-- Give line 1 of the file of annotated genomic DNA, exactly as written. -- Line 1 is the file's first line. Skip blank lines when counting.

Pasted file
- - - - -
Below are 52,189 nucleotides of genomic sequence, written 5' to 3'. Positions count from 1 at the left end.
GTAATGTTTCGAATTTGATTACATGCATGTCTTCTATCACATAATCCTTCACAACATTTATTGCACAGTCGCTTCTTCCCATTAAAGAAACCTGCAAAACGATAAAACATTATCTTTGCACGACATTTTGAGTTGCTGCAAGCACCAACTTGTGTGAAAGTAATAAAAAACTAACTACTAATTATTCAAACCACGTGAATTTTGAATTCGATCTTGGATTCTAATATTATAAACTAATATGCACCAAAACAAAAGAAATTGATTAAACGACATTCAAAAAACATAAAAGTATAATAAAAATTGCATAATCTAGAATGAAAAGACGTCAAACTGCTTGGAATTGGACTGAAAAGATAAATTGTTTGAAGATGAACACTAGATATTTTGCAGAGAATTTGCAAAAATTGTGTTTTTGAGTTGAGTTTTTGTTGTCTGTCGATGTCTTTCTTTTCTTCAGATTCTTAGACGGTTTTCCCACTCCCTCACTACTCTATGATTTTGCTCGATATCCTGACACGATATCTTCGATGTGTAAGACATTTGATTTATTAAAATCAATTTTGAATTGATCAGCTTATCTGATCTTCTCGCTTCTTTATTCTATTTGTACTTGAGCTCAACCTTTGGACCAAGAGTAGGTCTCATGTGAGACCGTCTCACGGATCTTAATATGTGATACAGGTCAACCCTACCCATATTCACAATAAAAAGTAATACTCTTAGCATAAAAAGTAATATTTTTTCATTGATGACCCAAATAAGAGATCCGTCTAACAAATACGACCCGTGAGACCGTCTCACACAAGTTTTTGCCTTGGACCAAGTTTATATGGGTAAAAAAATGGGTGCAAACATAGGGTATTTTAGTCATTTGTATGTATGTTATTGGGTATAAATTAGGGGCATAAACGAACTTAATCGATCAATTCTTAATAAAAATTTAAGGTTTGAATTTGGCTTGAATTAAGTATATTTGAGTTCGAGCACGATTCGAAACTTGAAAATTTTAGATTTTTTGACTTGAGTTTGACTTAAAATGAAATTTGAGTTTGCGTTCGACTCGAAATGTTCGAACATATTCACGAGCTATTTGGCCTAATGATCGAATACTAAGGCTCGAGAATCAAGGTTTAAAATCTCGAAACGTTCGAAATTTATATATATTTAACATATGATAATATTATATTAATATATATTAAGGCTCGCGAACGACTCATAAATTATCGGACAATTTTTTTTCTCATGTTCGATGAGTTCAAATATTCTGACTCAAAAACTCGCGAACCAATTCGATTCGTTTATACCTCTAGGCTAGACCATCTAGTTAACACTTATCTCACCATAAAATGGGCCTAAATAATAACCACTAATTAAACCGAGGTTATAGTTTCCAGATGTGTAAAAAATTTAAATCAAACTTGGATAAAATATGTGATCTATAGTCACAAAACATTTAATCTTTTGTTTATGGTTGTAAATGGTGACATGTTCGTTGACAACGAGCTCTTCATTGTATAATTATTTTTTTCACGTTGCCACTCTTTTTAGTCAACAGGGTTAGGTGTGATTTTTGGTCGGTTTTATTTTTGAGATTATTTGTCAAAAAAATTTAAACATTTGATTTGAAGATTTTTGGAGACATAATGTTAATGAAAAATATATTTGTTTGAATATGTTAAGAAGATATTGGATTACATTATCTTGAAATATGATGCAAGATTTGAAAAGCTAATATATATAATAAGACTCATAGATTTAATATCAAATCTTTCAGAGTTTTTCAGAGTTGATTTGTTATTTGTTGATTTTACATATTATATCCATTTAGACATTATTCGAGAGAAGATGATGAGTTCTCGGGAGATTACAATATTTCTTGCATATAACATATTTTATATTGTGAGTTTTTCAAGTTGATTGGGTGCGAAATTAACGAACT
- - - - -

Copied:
Below are 52,189 nucleotides of genomic sequence, written 5' to 3'. Positions count from 1 at the left end.